I was part of a conversation thread in a professional group recently about great questions to ask in an interview. It got me thinking about the magic of these three words: “Tell Me More…” You can have all the questions in the world ready to go to ask someone, but sometimes it’s the layers behind the question that really gets to the heart of the matter.
Have you ever been chatting with someone casually…and the other person uses those three words on you: “Tell Me More…”. It can be like an unexpected gift that catches you off guard and a beautiful invitation into meaning. Personally, it means a great deal to receive this gift, and I’ve used these words in parenting, grief support, and in everyday conversations with friends. It works quite well in a Sacred Stories Legacy Film interview setting too. Our natural curiosity and genuine caring often inspire something special and unlock what is lurking beneath the surface for another person. It’s often the thing behind the thing being shared that is the real stuff of life.
It takes pause, practice, and patience to say to someone else: “tell me more about that”. I’d like to invite you to try it out this week with a child, spouse, co-worker, or friend…
and then listen.
PS – I’ll be tuning in next month to a new PBS series called “Tell Me More with Kelly Corrigan”. Kelly Corrigan is a four-time New York Times best selling author. On the show, Corrigan will conduct candid conversations with influential leaders in their fields. The first episode will premiere on PBS stations nationwide on Monday, October 5, 2020, 9:00-10:00 p.m. ET (check local listings).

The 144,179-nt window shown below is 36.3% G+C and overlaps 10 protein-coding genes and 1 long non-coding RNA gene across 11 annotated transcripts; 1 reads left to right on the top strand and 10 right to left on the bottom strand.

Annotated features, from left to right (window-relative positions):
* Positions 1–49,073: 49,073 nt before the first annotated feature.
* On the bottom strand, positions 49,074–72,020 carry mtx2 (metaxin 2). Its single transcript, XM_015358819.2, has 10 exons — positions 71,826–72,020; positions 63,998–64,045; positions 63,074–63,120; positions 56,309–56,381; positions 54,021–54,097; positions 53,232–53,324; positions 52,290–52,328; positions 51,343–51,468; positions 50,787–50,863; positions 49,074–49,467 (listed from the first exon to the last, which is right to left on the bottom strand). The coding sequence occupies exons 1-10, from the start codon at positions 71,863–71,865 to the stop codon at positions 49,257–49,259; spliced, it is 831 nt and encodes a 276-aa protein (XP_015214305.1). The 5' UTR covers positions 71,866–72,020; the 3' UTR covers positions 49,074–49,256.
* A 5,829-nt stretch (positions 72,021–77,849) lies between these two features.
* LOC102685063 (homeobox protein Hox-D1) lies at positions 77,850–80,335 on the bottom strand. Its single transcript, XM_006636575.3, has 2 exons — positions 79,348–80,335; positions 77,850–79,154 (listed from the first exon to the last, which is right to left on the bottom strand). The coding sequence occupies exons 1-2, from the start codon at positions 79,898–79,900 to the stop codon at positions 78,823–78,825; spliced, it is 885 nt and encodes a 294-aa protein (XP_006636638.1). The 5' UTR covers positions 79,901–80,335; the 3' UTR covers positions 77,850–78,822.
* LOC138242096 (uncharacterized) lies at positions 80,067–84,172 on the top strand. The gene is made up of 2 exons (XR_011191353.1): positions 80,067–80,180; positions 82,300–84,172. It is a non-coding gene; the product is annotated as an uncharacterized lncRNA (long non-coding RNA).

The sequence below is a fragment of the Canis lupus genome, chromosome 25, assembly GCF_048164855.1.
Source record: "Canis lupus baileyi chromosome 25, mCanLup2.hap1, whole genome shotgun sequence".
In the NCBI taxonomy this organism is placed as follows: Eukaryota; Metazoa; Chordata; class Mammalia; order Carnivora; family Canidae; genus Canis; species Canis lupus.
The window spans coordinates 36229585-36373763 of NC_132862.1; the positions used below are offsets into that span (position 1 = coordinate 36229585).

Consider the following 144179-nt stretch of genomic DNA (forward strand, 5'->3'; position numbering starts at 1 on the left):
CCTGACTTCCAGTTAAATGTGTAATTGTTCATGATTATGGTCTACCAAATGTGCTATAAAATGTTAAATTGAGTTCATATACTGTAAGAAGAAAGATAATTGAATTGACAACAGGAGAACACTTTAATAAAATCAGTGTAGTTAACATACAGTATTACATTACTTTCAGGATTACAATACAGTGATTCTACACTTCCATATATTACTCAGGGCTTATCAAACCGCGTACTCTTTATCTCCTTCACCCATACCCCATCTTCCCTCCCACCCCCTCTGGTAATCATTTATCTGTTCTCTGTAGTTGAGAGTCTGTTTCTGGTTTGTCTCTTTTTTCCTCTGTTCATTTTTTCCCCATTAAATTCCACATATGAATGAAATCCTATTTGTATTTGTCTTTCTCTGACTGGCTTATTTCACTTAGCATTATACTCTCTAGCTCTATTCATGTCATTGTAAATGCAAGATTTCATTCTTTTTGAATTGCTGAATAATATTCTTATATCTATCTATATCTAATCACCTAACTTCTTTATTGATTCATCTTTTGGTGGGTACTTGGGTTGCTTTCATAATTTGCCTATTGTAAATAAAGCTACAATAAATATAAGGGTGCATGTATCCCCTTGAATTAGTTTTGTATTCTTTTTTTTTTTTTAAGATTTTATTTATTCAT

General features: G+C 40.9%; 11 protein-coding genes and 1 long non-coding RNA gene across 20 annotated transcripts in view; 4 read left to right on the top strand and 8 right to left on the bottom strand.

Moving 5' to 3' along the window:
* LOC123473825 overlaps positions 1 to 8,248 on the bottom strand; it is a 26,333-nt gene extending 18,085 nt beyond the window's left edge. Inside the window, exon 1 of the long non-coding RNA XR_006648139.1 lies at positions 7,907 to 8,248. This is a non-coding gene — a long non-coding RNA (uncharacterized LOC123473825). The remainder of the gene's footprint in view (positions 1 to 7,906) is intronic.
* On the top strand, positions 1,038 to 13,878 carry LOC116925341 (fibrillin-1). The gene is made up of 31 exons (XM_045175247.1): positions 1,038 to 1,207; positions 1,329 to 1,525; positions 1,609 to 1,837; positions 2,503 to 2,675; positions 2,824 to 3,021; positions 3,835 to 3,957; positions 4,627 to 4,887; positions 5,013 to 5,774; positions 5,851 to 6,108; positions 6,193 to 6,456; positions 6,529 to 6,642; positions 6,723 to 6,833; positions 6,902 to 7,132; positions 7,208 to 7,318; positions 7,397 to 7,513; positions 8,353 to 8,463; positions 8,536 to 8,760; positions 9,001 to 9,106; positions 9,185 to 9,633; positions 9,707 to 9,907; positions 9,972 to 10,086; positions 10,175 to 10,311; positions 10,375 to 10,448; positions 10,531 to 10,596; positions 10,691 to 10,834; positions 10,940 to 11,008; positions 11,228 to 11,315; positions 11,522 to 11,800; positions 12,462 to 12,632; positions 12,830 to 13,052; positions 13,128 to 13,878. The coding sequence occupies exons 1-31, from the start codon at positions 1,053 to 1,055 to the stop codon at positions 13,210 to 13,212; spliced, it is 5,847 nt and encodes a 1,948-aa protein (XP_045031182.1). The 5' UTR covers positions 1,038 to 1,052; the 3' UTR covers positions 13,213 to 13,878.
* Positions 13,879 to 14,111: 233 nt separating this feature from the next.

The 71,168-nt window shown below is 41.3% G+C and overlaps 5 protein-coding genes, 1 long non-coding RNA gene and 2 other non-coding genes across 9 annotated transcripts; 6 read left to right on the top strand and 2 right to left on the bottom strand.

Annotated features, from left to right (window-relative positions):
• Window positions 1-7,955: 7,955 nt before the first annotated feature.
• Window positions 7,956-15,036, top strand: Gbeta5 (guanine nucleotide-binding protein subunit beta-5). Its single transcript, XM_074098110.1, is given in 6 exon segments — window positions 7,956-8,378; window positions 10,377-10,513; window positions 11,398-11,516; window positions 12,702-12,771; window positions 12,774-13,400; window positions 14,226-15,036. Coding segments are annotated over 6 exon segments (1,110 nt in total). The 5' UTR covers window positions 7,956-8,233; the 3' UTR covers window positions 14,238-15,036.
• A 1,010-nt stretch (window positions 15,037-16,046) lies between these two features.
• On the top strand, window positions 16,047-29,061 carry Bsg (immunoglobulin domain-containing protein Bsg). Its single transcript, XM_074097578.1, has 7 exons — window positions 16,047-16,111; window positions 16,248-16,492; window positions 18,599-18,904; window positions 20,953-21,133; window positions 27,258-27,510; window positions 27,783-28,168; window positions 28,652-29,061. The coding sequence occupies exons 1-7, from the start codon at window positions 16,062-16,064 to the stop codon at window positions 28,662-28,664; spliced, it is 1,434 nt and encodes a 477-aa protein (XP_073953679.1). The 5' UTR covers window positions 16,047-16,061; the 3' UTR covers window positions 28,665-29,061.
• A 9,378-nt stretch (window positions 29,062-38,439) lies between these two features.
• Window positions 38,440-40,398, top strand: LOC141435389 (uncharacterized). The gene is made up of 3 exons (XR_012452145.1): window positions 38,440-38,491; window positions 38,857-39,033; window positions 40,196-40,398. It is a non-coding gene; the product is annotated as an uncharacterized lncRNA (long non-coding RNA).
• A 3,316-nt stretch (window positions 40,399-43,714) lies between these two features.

Here are some interesting articles we’ve shared on our Facebook page recently that might interest you:
Try using 6-word memoirs to think about your day, the pandemic, and just about anything else. From Whitney: “I was recently part of a virtual gathering where folks were asked to share their past 20 years in 20 words or less. Fascinating exercise!”
This journaling app came out in 2016. For those who have have been wanting to journal or establish a consistent gratitude practice but are uncertain where to begin, here’s a simple app that allows you to respond to prompts and submit photos.
Looking for a good book? Check out our book recommendations & reviews here. Whitney is currently reading Lori Gottlieb’s memoir, “Maybe You Should Talk to Someone”. Gottlieb writes, “We are mirrors reflecting mirrors reflecting mirrors, showing one another what we can’t yet see.”